Srijato began writing at an early age. His first book of poems was published when he was 24. In 2004 his book, Uronto Shob Joker (All these flying jokers) won the Ananda Puraskar, a significant award in Bengali letters. He lives in Kolkata, where he is also active as a lyricist in Bengali cinema. He has 20 books of poetry to his credit.
His translator Arunava Sinha (a seasoned translator of Bengali fiction and poetry) says of his work: “Unique for his intricate word-play, contemporary sensibilities, and a sharp liberal political consciousness, Srijato writes his poetry in an idiom very different from his predecessors in Bengali poetry, who were known for their lyrical, romantic styles.”
There is a startling quality to Srijato’s poems. They flow with an easy and serene grace, often starting out with a friendly conversational air (“I never got to visit Puri with my father and mother/ . . . we didn't even go to the zoo or the book fair”) and billowing out suddenly into moments of casual, almost sensual savagery (“Very late at night, when it's almost dawn, I tiptoe/ Into my mother's room next to mine and sink my teeth into her sleeping throat”).
There is a storyteller’s impulse, evinced in several poems here, such as “My Parents and I”, “Metamorphosis” and “Signal.” But the unexpected flash of the surreal in deadpan narrative, the careening of the poetic line between the cruelly ironic and the imagistic, makes the reader acutely aware that there is no comforting raconteur at work here. This is edgy poetry, restless and disconcerting. Moments of quiet are pregnant with unexpected possibilities; things are not what they seem; and back stories are left unsaid.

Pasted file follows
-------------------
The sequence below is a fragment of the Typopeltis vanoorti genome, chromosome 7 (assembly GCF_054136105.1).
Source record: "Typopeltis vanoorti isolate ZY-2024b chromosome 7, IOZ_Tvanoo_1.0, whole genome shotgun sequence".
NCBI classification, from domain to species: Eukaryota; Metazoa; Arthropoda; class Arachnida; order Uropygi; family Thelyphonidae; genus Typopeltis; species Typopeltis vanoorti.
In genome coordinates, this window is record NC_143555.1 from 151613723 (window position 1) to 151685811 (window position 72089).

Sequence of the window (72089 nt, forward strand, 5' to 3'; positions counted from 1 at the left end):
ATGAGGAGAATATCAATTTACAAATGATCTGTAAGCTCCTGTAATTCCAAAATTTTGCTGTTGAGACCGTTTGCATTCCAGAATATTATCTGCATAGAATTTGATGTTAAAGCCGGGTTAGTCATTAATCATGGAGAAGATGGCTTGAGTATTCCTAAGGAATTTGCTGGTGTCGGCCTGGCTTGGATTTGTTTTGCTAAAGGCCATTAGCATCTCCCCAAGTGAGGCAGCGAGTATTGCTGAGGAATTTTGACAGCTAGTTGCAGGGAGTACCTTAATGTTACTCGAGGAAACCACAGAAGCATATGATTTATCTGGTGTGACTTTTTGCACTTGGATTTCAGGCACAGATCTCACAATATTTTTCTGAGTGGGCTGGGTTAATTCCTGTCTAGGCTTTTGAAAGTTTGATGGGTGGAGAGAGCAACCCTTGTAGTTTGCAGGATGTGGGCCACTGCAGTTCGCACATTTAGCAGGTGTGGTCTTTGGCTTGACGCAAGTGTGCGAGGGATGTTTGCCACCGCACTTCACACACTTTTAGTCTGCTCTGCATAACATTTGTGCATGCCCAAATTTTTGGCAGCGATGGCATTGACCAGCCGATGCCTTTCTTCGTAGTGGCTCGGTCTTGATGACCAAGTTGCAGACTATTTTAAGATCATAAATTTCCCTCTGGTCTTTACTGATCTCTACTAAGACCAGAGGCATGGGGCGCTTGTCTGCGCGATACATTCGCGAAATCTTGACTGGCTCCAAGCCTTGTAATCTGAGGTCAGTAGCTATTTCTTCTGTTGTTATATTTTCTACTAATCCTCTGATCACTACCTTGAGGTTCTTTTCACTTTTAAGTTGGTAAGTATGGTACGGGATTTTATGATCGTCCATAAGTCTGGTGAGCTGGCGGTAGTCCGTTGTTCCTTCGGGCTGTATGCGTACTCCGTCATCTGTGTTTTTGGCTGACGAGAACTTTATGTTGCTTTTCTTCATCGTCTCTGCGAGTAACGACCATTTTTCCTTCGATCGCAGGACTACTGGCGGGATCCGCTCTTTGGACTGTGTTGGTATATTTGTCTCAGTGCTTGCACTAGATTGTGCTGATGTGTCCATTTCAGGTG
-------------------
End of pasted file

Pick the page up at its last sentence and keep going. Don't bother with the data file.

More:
Images of static middle-class domesticity are evoked in a few strokes (“His wife sleeps, the fridge sleeps, the TV grows blue”) but things are seldom what they seem. There is a seething subterranean world, hinted at but never defined. And so, the “bilious green” of “city air” is never far away; garrulous and opinionated men lapse into unexplained silences; and God “disguised in a lungi and shirt” is capable of stolidly eating rotten apples all night.
In my personal favourite, “My Parents and I,” a single image distils the feel of a relationship – its changing weather, its tired compulsions – with unerring precision: “My father and mother have this cat-like thing/ About them. Much of the day they curl up/ In corners, their eyes closed. When awake/ They bicker over fish curry and milk packets . . . ”